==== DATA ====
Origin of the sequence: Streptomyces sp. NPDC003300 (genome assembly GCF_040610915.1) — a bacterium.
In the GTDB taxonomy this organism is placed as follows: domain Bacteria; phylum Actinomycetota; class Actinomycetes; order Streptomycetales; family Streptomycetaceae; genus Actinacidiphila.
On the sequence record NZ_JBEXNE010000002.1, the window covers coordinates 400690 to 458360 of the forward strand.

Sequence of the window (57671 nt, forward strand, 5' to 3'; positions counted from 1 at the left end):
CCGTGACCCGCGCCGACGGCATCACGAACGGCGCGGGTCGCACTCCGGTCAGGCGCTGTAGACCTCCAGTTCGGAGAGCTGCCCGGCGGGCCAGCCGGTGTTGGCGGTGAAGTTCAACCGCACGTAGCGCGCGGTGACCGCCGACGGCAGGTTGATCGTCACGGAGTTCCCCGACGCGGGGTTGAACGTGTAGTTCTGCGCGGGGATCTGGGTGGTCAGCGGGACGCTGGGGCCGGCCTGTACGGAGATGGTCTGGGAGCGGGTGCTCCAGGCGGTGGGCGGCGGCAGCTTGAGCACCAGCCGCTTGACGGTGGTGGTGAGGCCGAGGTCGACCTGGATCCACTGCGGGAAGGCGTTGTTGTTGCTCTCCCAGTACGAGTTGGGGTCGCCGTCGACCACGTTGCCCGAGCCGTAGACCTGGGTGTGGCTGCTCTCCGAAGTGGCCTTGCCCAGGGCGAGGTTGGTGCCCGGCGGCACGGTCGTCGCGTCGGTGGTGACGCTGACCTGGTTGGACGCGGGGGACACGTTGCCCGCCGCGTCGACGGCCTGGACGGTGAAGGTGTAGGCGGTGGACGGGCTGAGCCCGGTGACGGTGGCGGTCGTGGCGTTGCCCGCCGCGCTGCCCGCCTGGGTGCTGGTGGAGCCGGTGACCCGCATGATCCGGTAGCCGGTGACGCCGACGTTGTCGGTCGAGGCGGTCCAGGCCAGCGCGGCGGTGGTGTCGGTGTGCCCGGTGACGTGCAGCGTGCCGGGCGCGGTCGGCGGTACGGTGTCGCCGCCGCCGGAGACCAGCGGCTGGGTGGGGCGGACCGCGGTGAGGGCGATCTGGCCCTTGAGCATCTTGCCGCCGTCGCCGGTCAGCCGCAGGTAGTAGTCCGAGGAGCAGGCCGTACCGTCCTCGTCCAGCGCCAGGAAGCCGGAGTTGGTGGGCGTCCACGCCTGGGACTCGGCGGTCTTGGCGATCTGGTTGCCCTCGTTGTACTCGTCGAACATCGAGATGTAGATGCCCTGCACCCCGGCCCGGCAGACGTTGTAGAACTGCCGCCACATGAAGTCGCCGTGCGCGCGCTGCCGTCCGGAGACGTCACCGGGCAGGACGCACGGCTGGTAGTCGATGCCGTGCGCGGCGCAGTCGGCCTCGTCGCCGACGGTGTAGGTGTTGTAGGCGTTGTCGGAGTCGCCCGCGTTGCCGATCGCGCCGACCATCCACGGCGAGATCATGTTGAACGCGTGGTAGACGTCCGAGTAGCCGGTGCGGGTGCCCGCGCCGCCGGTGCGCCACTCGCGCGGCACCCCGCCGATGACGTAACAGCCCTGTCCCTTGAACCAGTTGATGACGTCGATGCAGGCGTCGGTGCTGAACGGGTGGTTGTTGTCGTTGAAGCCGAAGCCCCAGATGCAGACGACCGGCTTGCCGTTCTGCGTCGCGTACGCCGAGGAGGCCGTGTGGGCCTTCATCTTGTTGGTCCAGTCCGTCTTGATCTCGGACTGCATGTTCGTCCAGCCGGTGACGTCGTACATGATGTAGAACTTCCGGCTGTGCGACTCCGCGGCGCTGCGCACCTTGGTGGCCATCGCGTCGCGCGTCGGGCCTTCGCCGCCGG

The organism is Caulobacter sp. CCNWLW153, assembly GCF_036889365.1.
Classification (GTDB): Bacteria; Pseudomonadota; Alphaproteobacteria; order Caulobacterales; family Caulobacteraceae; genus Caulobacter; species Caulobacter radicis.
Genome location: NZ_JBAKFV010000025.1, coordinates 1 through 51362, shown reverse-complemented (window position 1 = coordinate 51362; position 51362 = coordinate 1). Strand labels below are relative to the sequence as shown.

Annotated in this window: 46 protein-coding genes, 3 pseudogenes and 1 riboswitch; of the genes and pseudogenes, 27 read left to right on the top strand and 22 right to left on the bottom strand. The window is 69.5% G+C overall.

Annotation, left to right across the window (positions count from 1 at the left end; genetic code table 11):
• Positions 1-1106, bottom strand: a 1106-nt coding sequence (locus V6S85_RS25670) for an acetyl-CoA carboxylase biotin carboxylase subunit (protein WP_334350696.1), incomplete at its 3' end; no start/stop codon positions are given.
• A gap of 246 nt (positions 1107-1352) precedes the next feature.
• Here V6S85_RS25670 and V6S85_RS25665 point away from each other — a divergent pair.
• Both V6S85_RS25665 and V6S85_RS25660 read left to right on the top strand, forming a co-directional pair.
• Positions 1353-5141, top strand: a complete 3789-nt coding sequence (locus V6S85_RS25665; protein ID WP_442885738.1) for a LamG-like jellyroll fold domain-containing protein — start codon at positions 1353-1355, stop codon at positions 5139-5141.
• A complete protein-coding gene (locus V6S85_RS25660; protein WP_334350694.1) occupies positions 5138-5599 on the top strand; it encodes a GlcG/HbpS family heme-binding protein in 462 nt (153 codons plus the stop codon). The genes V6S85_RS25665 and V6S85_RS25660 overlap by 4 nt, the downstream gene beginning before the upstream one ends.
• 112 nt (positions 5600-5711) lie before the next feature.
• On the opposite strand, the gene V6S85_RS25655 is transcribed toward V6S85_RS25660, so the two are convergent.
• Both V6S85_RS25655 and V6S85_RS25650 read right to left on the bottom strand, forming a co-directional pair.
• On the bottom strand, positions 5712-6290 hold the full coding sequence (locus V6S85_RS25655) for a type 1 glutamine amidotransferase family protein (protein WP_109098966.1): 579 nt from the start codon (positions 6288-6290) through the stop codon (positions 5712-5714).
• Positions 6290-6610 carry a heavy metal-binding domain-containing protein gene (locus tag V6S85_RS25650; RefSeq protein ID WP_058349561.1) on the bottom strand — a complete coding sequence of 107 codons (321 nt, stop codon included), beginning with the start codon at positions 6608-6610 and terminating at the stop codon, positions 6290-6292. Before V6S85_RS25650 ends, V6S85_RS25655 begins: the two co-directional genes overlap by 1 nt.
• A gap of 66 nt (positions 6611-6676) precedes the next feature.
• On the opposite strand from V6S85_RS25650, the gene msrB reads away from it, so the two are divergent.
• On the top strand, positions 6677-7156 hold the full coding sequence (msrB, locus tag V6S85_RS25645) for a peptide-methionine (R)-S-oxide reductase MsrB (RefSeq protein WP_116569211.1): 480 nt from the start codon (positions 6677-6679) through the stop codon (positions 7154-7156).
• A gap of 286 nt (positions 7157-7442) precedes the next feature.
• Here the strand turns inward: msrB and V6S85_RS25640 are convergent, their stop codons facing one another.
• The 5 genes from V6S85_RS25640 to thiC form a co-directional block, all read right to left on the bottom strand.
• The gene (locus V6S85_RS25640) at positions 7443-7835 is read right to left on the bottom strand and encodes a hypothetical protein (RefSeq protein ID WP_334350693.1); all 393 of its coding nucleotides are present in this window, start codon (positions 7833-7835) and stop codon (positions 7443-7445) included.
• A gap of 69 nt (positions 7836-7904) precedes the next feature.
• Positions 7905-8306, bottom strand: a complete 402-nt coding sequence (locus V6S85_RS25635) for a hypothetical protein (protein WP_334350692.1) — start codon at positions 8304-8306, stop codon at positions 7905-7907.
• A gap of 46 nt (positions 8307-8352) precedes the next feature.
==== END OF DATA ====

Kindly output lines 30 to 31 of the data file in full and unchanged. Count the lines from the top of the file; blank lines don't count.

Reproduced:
• Positions 7905-8306, bottom strand: a complete 402-nt coding sequence (locus V6S85_RS25635) for a hypothetical protein (protein WP_334350692.1) — start codon at positions 8304-8306, stop codon at positions 7905-7907.
• A gap of 46 nt (positions 8307-8352) precedes the next feature.